Assuring that the model was capable of financing the increases, Adeeb said that funds could be increased through legislative changes, and suggested that the Maldives could combine various funds – such as housing fund, health insurance, and pensions – into a single fund.

“If you look at countries like Singapore, all these funds are the contained in a single fund,” he said, stating that as a small country it is a good financial model for the Maldives to create a single strong fund.

Budget deficit

Commenting on Adeeb’s proposals, Mahmud Razee – former economic development minister under Mohamed Nasheed’s administration – said that both T-Bills and bonds, even if it they long term, will increase the national debt.

“These are loans, and taking loans is acceptable to invest in to increasing productivity. But this is not such an investment, this is something the government is spending. Eventually people will have to bear the burden of this,” Razee said.

Referring to the proposal to combine funds, Razee said that if the government was serious about it they should establish the necessary legal mechanisms for such a system.

“When we talk about Singapore, we should know that they can do it because they have that level of savings. But that is not the case with us,” he said.

The money in the pension fund has been entrusted with the state by people who want pensions, and it should not be mixed with other funds, Razee argued.

Selling treasury bills and treasury bonds has been one of the main approaches the government has taken to finance the budget deficit over the past few years.

Last December, the central bank and regulator – the Maldives Monetary Authority (MMA) – advised the state to pay all due treasury bills and treasury bonds and to turn existing short-term debts into long-term ones.

In a 2013 report which described the Maldives as “spending beyond its means”, the World Bank noted that the government had spent over MVR900 million on Aasandha from a budget of just MVR720 million.

Suggestions regarding Aasandha include decreasing the cost of drugs predominantly used by the poorest segments of the population, limiting spending for overseas treatment, moving toward a more close-ended provider payment system, and targeting subsidies only at needier patients.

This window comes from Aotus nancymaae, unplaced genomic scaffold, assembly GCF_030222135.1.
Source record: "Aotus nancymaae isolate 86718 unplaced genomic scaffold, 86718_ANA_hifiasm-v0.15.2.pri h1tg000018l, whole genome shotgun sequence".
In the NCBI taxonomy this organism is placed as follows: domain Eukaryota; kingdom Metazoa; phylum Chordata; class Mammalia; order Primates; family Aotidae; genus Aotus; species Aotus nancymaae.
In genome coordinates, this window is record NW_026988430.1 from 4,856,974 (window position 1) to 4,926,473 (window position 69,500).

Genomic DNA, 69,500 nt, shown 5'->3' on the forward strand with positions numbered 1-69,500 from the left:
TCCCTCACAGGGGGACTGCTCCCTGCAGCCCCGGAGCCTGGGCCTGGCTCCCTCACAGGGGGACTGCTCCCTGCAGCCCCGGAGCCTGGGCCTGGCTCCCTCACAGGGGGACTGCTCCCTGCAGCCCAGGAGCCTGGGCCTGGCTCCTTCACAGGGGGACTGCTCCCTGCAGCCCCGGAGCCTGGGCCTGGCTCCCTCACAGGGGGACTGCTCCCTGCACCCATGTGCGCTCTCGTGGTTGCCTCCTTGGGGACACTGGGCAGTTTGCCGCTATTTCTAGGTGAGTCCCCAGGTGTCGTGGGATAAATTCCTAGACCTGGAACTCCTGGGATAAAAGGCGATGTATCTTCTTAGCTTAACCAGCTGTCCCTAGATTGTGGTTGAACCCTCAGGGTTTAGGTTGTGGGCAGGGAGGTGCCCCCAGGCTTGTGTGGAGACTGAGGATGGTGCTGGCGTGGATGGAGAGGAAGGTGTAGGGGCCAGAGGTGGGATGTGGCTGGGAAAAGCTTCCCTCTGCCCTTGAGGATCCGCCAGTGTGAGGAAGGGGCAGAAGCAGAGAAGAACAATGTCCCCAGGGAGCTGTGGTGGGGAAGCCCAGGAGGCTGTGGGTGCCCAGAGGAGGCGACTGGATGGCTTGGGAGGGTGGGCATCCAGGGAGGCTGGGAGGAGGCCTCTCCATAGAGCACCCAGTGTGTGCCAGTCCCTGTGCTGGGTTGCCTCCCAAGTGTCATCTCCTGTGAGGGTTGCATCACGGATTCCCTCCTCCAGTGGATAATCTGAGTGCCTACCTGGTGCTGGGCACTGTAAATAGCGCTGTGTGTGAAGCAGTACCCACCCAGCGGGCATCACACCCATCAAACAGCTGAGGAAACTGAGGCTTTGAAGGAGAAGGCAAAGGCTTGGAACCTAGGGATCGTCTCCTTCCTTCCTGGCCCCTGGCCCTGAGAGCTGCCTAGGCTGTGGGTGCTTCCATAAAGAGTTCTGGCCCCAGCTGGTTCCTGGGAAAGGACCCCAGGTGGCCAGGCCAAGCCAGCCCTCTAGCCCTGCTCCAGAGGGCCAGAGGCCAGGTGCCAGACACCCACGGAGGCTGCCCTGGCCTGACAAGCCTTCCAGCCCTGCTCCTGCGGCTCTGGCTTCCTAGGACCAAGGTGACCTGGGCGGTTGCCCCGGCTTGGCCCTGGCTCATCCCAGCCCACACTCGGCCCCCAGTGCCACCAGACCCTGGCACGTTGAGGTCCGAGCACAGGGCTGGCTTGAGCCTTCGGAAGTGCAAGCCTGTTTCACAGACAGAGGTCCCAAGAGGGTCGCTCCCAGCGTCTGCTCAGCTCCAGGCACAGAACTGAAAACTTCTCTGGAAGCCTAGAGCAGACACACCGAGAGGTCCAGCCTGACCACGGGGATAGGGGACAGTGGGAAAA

This year’s record MVR17.95 billion (US$ 1.6 billion) budget has a deficit of MVR1.3 billion (US$84.3 million). The People’s Majlis recently approved a number of revenue-raising measures, while the government has announced it is aiming to reduce expenditure and achieve a balanced budget within a year.


8 thoughts on “‘Unlimited Aasandha’ scheme will be sustainable, says President Yameen”

  1. Sadly people believe in fairy tales. All these costly initiatives keep on coming like it's for free. The debt will heavily burden the Maldivian people and I wouldn't be surprised to see a few rufiyaa devaluations coming the next years. That's the way of the government to steal your money btw and most people don't realise it.

  2. You can insure, you can count the number of doctors and divide them by the population but if the Doctors wont treat, the nurse doesn't care for the symptoms, the pharmacy doesn't have the meds and none of these people care to give care what good is all the money in the world going to do? Yan, forget Aasanda, line up every healthcare service employee and give them a stinging slap across the face from all us seething patients and relatives of patients. THAT would heal a lot of people's ailments. If this were somewhere like the US, I imagine IGMH and ADK would be the targets of drive-by shootings every other week.

  3. T-bills! Bonds! Wow, how much are they worth? Maldives is a bankrupt country. Debt issued by a bankrupt country is worth jack sh*t.

  4. A deficit level of USD 84 million in a closed loop economy, in the sense Fisheries and Services being the major productive resources does not appear all that risky.